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Weekly News Digest

November 5, 2009 — In addition to this week's NewsBreaks article and the monthly NewsLink Spotlight, Information Today, Inc. (ITI) offers Weekly News Digests that feature recent product news and company announcements. Watch for additional coverage to appear in the next print issue of Information Today. For other up-to-the-minute news, check out ITIís Twitter account: @ITINewsBreaks.

CLICK HERE to view more Weekly News Digest items.

ARL, ALA Issue Statement Supporting PATRIOT Amendments Act of 2009

The Association of Research Libraries (ARL; www.arl.org) and the American Library Association (ALA; www.ala.org) have issued a statement saying they strongly support the USA PATRIOT Amendments Act of 2009 (www.arl.org/bm~doc/house-jud-1pgrpsafinal.pdf). Several provisions of the USA PATRIOT Act are set to expire on Dec. 31, 2009, unless Congress acts to reauthorize them.

On Oct. 20, 2009, House Judiciary Committee Chairman John Conyers (D-MI) and Representatives Jerrold R. Nadler (D-NY) and Bobby Scott (D-VA) introduced the USA PATRIOT Amendments Act of 2009 (H.R.3845). The associations believe that this bill contains necessary and important reforms to the powers created by the USA PATRIOT Act, especially to Section 215, often called the "library provision," and to national security letters (NSLs).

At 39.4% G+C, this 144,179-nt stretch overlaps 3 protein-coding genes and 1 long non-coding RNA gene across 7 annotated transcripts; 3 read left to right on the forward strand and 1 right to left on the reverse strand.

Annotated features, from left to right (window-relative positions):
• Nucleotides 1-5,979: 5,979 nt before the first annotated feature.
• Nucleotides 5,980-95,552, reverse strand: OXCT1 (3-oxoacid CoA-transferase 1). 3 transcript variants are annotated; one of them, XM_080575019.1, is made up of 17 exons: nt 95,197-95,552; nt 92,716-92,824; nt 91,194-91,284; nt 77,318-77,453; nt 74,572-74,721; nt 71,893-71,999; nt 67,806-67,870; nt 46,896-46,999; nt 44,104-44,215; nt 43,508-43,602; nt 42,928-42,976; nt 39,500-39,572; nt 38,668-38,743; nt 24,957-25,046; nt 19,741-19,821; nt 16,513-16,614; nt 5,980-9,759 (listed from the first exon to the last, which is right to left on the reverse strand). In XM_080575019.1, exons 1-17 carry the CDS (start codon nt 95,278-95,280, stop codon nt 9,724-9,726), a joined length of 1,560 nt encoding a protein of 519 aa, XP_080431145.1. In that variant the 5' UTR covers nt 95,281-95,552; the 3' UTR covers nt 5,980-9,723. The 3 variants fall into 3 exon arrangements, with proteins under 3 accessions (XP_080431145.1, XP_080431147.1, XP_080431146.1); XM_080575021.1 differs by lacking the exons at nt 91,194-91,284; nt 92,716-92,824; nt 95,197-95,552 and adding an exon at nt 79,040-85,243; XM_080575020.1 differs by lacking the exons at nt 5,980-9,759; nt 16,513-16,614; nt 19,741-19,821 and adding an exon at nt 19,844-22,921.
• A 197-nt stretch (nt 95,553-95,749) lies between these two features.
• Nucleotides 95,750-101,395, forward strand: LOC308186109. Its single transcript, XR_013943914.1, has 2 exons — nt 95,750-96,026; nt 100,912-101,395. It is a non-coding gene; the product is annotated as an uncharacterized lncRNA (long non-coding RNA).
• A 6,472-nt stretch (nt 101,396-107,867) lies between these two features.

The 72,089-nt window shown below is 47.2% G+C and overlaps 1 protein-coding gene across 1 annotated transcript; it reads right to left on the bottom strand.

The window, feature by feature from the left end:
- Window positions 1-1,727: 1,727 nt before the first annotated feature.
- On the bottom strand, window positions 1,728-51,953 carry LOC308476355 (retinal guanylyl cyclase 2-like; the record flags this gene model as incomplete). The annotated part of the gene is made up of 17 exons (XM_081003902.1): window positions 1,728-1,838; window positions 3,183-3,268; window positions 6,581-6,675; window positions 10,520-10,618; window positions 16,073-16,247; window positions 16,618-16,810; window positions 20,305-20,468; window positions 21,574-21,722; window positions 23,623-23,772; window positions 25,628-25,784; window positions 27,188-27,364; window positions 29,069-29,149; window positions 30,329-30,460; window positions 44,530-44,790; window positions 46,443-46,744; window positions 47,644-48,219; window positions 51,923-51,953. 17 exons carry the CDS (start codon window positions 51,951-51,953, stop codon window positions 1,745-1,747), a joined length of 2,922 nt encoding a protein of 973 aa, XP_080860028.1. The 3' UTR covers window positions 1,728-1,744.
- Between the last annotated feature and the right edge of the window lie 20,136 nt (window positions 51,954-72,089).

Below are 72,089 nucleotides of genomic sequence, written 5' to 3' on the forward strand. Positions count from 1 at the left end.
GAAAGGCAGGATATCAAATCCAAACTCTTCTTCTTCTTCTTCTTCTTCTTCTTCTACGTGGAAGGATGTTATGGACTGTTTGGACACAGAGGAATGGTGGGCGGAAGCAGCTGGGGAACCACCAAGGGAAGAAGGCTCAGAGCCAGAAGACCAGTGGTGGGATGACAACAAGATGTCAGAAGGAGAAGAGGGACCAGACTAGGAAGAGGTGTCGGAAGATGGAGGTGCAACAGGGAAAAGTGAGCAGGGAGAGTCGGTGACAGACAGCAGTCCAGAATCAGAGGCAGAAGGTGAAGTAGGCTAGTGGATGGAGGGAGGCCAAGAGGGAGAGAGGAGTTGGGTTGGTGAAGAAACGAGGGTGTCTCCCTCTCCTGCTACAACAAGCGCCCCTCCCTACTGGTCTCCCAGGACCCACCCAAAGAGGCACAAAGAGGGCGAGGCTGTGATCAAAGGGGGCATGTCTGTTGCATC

The USA PATRIOT Amendments Act of 2009 includes several key reforms that restore important civil liberties without diminishing the government's ability to conduct legitimate national security investigations. Chief among these reforms are the following:

  • Prohibition of use of Section 215 orders to obtain personally identifiable information about patrons from libraries or booksellers
  • Meaningful judicial review of Section 215 orders, NSLs, and the gag orders that prevent recipients from talking about these orders
  • Rational limits on gag orders including limits on their duration once challenged
  • Rational limits on the scope of NSLs so that they cannot be used unreasonably to gather information on innocent Americans
  • Minimization procedures to insure that information obtained using these powers is destroyed once it is no longer relevant to an ongoing investigation
  • Yearly audits of the use of these powers and a new "sunset" that will give Congress an opportunity to consider further reform based on those audits.

Source: ARL



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